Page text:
Newport to Paris; High Courts, Revolution, and the Voyage Home

Part 2 of the Vernon Mona Lisa

As a child, I had an active imagination. I saw my bicycle as a horse and our backyard as wild open spaces in which I rode. As an adult, while cooking multi-stepped vegetarian meals, I imagined being on television with my own cooking show. Now, immersed in the research of the Vernon Mona Lisa, I fantasize that I am on one of my favorite shows “Finding Your Roots” with Henry Louis Gates Jr. After uncovering pieces of the Vernon past, those that I am deeply saddened and ashamed by, I hear Mr. Gates asking me, “Upon learning this, how does it make you feel?”

I’ve had to grapple with my feelings over the past month as I uncovered the business of William Henry Vernon Sr. but that is where my journey to the Vernon Mona Lisa must begin. William Henry Sr. (1719 – 1806) was a prominent figure in Newport, RI. He rose to the rank of President of the Eastern Navy Board. He and his brother Samuel owned a fleet of ships that sailed the seas buying and selling rum, molasses, flour, and leather before expanding their business to include the Atlantic Slave Trade. There aren’t words to describe how heavy that part of my ancestry sits in my heart. I also see that this syndrome of selfish cruelty is still thriving among our human family today.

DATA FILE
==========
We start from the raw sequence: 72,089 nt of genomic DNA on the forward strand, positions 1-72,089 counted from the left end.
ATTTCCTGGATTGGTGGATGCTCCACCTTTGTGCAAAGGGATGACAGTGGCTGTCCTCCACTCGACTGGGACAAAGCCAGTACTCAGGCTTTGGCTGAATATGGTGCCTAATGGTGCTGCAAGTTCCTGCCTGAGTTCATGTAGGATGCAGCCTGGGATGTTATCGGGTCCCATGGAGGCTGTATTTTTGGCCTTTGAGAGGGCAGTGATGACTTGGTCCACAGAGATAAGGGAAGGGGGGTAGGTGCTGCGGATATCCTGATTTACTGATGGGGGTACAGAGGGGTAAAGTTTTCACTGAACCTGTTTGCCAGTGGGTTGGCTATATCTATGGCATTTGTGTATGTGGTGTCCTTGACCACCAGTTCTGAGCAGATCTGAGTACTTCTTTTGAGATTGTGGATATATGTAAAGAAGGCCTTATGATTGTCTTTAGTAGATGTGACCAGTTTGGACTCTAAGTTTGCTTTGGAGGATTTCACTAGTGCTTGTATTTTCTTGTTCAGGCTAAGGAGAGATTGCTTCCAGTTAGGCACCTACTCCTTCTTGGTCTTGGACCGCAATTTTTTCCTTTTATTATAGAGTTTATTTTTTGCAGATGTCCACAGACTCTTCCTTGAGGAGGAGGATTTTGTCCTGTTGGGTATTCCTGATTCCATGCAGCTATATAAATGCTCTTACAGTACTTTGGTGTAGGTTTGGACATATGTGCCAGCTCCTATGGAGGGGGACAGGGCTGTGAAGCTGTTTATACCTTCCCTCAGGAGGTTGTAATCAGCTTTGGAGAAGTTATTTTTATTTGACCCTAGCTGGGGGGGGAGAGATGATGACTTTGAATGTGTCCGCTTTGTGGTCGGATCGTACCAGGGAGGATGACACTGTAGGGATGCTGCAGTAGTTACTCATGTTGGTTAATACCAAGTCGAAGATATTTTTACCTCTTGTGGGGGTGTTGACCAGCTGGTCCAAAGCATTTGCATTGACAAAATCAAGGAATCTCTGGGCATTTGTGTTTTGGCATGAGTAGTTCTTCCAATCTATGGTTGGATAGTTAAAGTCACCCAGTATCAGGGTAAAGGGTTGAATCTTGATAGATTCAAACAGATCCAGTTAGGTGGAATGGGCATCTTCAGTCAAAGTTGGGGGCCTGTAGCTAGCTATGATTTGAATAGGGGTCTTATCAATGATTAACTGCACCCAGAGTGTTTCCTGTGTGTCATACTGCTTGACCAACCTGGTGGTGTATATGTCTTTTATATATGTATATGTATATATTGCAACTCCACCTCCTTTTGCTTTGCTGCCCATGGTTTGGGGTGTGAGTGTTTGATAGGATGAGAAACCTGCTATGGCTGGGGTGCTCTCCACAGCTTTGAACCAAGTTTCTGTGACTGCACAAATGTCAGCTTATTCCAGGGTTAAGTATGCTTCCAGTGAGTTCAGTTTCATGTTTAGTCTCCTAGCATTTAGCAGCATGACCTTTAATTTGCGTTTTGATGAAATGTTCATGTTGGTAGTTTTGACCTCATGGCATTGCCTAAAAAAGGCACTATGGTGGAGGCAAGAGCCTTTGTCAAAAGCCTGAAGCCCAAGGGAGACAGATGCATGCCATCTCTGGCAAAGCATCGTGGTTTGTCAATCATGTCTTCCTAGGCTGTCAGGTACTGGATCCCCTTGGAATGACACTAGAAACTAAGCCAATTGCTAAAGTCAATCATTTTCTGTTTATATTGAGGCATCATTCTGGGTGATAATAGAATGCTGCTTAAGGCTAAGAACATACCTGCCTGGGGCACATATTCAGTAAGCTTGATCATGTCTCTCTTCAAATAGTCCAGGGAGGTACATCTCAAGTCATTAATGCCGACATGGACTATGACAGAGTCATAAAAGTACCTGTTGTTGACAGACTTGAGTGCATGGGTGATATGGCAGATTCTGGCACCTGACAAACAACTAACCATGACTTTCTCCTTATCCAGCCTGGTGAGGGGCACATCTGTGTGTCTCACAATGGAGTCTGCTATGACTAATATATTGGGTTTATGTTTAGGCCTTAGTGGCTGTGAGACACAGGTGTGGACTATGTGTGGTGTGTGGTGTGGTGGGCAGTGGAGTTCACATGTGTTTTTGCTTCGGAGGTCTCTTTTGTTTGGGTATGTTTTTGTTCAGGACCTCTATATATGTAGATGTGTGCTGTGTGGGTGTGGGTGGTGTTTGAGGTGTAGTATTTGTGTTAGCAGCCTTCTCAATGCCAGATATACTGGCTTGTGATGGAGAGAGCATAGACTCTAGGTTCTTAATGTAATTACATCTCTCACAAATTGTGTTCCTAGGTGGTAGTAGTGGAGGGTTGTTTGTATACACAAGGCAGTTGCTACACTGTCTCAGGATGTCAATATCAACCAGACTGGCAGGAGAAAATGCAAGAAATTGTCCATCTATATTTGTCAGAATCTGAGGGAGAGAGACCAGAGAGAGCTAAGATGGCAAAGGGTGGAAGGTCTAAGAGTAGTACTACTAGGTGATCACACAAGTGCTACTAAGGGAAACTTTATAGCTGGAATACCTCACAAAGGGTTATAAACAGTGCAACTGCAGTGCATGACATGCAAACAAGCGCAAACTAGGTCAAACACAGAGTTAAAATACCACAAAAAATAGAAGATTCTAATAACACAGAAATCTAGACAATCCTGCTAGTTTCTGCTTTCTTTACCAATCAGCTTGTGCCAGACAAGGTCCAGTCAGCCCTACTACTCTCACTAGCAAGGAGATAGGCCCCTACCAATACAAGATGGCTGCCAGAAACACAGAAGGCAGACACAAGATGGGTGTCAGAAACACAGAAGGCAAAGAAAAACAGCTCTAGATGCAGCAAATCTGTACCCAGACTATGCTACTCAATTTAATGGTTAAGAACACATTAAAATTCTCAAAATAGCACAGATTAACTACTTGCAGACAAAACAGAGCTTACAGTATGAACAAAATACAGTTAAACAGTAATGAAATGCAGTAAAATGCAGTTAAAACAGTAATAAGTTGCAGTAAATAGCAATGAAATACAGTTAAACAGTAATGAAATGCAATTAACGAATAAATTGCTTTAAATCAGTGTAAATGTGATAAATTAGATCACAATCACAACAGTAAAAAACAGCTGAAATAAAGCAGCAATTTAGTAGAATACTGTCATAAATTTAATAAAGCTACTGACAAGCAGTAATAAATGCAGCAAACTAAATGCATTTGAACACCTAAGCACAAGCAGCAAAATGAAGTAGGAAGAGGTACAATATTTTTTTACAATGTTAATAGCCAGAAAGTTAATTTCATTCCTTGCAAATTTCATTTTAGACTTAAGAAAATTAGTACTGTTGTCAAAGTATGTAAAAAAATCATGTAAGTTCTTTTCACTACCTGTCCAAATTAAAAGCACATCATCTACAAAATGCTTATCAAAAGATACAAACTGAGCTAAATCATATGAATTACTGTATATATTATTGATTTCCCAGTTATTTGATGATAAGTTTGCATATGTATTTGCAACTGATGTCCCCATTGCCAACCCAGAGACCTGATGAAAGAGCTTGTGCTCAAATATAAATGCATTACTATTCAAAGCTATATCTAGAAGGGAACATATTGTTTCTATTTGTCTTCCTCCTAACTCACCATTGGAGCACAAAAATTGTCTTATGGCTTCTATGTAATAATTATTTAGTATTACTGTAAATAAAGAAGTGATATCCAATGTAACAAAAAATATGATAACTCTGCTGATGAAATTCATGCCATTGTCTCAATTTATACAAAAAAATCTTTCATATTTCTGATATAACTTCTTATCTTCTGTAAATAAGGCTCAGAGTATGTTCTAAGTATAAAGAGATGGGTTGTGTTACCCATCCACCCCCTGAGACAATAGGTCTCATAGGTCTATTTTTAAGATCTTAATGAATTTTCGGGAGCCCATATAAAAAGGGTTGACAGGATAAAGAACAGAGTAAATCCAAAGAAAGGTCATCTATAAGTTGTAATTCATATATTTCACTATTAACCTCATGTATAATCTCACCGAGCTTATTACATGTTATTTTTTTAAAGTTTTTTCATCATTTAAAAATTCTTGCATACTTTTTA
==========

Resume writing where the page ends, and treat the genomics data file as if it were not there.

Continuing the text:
William Henry Vernon Jr. (1759 – 1833) was expected to embrace the family business and assume his place in Newport society. When he graduated from Princeton at the age of 18, his father sent him to France to gain the confidence necessary for trading among nations. He was sent to Paris with a letter from his father to Ben Franklin, the American ambassador to France, to see that his boy become a man. The length of his stay was to be two years.

From the moment Ben Franklin introduced young William to the high courts of France, a father's plans altered course. No longer under a paternal watchful eye, two years turned into nineteen. Despite his father’s demands to return to Newport, William was taken with the lifestyle of the French aristocracy. He spent much of his time in the courts of Marie Antoinette and King Louis XVI. He dressed like royalty, ate, drank like royalty, and collected art like royalty.

William Henry returned to Newport near the end of the French Revolution in 1797. Records say that he boarded the ship with a boy, a servant and, among his possessions, fifty two masterworks by artists such as Michelangelo, Rembrandt, Titian, Veronese, Van Dyck, and a painting he called “The Nun” attributed to Leonardo da Vinci. The history and mystery of The Nun, or the Vernon Mona Lisa as it was later referred to, will be the focus of my June News. Stay tuned!

*Black and white photo of the Vernon House in Newport, RI.